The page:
2012 Women Who Rock (un)Conference: Vibrations of Love


2012 Photos Part 1
2012 Photos Part 2
2012 Photos Part 3


Alice Bag Bio Pic 1

Alice Bag was the lead singer of The Bags, the first female fronted punk band to play the Masque during the West Coast punk revolution of 1977. Violence Girl: From East LA Rage to Hollywood Stage, a Chicana Punk Story is the story of her upbringing in East LA, her eventual migration to Hollywood and the euphoria and aftermath of the first punk wave. Violence Girl reveals how domestic abuse fueled her desire for female empowerment and sheds a new perspective on the origin of hardcore, a style most often associated with white suburban males.

The proximity of the East L.A. barrio to Hollywood is as close as a short drive on the 101 freeway, but the cultural divide is enormous. Born to Mexican-born and American-naturalized parents, Alicia Armendariz migrated a few miles west to participate in the free-range birth of the 1970s punk movement. Alicia adopted the punk name Alice Bag, and became lead singer for The Bags, early punk visionaries who starred in Penelope Spheeris’ documentary The Decline of Western Civilization.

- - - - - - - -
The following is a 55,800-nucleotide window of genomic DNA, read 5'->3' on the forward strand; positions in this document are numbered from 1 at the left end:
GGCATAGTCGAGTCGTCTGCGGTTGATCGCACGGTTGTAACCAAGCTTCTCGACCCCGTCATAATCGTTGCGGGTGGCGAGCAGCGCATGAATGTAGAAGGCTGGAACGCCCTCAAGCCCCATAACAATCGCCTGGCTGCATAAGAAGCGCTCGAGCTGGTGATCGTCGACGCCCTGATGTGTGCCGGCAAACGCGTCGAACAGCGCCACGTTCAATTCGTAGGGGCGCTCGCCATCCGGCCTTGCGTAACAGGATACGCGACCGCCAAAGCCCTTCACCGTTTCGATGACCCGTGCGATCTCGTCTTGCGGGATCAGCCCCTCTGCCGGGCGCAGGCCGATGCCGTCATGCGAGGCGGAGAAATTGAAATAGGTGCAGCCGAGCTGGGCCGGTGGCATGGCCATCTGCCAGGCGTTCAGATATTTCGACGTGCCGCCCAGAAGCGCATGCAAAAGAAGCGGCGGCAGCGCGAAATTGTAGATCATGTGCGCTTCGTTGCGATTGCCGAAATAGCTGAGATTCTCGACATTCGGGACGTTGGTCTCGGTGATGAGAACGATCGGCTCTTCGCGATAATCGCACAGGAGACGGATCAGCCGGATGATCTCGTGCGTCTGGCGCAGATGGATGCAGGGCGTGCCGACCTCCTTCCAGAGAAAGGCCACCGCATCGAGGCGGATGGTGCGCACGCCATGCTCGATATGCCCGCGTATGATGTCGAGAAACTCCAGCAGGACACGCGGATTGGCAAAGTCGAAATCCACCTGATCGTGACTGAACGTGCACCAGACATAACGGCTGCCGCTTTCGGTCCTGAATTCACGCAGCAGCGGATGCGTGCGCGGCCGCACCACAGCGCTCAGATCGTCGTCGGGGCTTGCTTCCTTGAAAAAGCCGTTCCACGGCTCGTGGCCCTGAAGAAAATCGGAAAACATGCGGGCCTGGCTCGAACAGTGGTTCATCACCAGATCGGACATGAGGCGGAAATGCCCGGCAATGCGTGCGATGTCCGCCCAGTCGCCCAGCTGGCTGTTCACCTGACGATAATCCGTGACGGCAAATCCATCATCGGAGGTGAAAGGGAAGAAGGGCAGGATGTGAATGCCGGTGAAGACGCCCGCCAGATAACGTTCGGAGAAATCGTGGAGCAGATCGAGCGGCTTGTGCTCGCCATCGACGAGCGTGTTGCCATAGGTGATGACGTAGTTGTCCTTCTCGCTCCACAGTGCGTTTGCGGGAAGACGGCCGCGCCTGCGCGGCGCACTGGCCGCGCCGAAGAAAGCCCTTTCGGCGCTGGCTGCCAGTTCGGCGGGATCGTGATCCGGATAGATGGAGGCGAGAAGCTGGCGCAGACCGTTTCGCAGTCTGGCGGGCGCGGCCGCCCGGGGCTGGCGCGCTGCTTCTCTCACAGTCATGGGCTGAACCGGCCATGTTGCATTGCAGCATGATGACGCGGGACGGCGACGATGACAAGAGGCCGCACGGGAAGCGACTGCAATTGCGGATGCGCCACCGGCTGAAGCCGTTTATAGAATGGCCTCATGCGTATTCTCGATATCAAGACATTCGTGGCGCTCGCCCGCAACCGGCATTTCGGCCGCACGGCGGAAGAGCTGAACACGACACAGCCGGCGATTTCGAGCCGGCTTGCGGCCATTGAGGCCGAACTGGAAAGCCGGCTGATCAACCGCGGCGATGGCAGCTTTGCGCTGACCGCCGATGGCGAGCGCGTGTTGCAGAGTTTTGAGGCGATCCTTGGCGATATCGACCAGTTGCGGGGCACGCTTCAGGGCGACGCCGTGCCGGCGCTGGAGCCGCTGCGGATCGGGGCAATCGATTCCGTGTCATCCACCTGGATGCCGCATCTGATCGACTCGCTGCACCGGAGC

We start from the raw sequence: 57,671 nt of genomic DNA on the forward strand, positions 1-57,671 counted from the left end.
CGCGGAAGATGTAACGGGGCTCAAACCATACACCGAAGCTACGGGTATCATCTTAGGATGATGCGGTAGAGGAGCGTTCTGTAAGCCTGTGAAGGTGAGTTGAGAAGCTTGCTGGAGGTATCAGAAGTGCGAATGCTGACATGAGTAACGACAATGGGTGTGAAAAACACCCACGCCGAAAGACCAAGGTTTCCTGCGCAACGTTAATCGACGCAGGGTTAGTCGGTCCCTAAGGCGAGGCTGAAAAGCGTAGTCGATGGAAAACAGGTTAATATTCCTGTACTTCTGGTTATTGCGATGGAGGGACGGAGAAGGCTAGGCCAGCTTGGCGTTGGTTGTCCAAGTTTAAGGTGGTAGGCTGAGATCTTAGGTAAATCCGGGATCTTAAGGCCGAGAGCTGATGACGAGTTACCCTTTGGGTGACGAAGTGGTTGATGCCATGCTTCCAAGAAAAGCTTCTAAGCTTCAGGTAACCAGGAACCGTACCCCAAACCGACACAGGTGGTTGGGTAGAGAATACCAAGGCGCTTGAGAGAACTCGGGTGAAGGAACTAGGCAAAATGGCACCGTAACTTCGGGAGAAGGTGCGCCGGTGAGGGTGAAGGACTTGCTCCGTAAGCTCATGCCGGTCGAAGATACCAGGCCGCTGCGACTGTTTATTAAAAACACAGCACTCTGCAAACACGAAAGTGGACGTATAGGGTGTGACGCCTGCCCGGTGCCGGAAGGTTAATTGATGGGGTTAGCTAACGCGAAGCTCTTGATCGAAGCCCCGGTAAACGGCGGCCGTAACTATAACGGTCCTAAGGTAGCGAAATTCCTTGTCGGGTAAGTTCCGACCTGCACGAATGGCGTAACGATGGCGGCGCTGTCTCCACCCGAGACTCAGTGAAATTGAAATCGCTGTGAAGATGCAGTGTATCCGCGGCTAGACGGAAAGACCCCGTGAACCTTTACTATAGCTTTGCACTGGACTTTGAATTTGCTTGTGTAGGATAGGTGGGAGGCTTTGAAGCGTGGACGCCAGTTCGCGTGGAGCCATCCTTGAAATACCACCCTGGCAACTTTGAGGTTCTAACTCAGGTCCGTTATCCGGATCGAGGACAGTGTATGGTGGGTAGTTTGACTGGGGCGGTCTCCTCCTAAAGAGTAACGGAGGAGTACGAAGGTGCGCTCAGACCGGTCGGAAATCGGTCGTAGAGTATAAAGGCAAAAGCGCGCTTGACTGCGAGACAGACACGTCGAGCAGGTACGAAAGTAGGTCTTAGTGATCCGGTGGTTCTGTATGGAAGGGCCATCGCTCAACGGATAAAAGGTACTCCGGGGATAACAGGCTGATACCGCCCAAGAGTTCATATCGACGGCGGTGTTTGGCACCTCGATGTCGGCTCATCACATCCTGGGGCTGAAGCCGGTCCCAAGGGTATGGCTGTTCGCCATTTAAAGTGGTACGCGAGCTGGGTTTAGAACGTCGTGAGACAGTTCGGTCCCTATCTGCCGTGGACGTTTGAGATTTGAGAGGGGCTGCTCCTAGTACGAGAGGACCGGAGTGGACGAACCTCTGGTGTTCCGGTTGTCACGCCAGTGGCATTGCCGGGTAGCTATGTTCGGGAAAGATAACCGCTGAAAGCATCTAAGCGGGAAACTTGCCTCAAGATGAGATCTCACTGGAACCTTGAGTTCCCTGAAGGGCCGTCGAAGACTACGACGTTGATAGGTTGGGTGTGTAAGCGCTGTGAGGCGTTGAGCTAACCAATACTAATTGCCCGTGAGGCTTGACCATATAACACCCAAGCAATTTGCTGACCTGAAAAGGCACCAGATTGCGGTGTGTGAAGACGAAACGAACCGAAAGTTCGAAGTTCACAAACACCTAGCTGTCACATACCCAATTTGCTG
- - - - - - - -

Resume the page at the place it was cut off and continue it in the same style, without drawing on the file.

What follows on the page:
Here is a life of many crossed boundaries, from East L.A.’s musica ranchera to Hollywood’s punk rock; from a violent male-dominated family to female-dominated transgressive rock bands. Alice’s feminist sympathies can be understood by the name of her satiric all-girl early Goth band Castration Squad. Violence Girl takes us from a violent upbringing to an aggressive punk sensibility; this time a difficult coming-of-age memoir culminates with a satisfying conclusion, complete with a happy marriage and children. Many personal photographs energize the text in remarkable ways. – http://www.alicebag.com/http://alicebag.blogspot.com/

Medusa Bio Pic 1
– In the Los Angeles underground hip hop arena, Medusa is considered by many as the Gangsta Goddess of west coast Hip Hop. Hailed “the Angela Davis of hip-hop,” Medusa started off in Pomona, California as a 16-year-old pop-locker with a dance crew called the groove-a-trons. Her undying love for hip hop and pop-locking gave her talents a platform to win the Best Female Dancer in the 1st Hip Hop Dance Awards at The Palladium. Soon after high school, Medusa’s life changed for the worse after going to jail. Once she got out, she vowed never to go back. The pain she endured only made her stronger, and shortly after Medusa was born.

In 1999, Medusa released her first EP, “Do It the Way You Feel It,” which established Medusa’s fan base in the United States and overseas. Medusa’s success spread throughout college campuses across the nation, and she has essentially become a Goddess to the underground hip hop scene and artistic community. Medusa was the first artist in the LA hip hop scene to perform with a live band.